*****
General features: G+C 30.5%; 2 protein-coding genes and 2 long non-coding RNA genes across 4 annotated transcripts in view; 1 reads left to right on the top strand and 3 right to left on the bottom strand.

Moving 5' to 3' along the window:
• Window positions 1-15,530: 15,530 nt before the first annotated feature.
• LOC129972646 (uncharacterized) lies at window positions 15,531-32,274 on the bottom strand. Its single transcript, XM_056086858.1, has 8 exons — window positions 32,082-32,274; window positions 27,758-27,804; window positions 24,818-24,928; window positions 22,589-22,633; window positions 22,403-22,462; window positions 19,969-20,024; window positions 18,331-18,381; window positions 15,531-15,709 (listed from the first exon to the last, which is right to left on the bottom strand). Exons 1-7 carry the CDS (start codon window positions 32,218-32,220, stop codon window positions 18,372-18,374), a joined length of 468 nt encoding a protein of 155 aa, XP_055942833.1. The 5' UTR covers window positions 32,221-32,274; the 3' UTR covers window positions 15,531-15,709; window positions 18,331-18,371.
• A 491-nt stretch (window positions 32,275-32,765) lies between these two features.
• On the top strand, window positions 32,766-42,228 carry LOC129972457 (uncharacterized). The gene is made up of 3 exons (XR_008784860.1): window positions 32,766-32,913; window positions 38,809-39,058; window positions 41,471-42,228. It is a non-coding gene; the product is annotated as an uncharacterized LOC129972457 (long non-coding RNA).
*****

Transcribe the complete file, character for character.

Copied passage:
General features: G+C 30.5%; 2 protein-coding genes and 2 long non-coding RNA genes across 4 annotated transcripts in view; 1 reads left to right on the top strand and 3 right to left on the bottom strand.

Moving 5' to 3' along the window:
• Window positions 1-15,530: 15,530 nt before the first annotated feature.
• LOC129972646 (uncharacterized) lies at window positions 15,531-32,274 on the bottom strand. Its single transcript, XM_056086858.1, has 8 exons — window positions 32,082-32,274; window positions 27,758-27,804; window positions 24,818-24,928; window positions 22,589-22,633; window positions 22,403-22,462; window positions 19,969-20,024; window positions 18,331-18,381; window positions 15,531-15,709 (listed from the first exon to the last, which is right to left on the bottom strand). Exons 1-7 carry the CDS (start codon window positions 32,218-32,220, stop codon window positions 18,372-18,374), a joined length of 468 nt encoding a protein of 155 aa, XP_055942833.1. The 5' UTR covers window positions 32,221-32,274; the 3' UTR covers window positions 15,531-15,709; window positions 18,331-18,371.
• A 491-nt stretch (window positions 32,275-32,765) lies between these two features.
• On the top strand, window positions 32,766-42,228 carry LOC129972457 (uncharacterized). The gene is made up of 3 exons (XR_008784860.1): window positions 32,766-32,913; window positions 38,809-39,058; window positions 41,471-42,228. It is a non-coding gene; the product is annotated as an uncharacterized LOC129972457 (long non-coding RNA).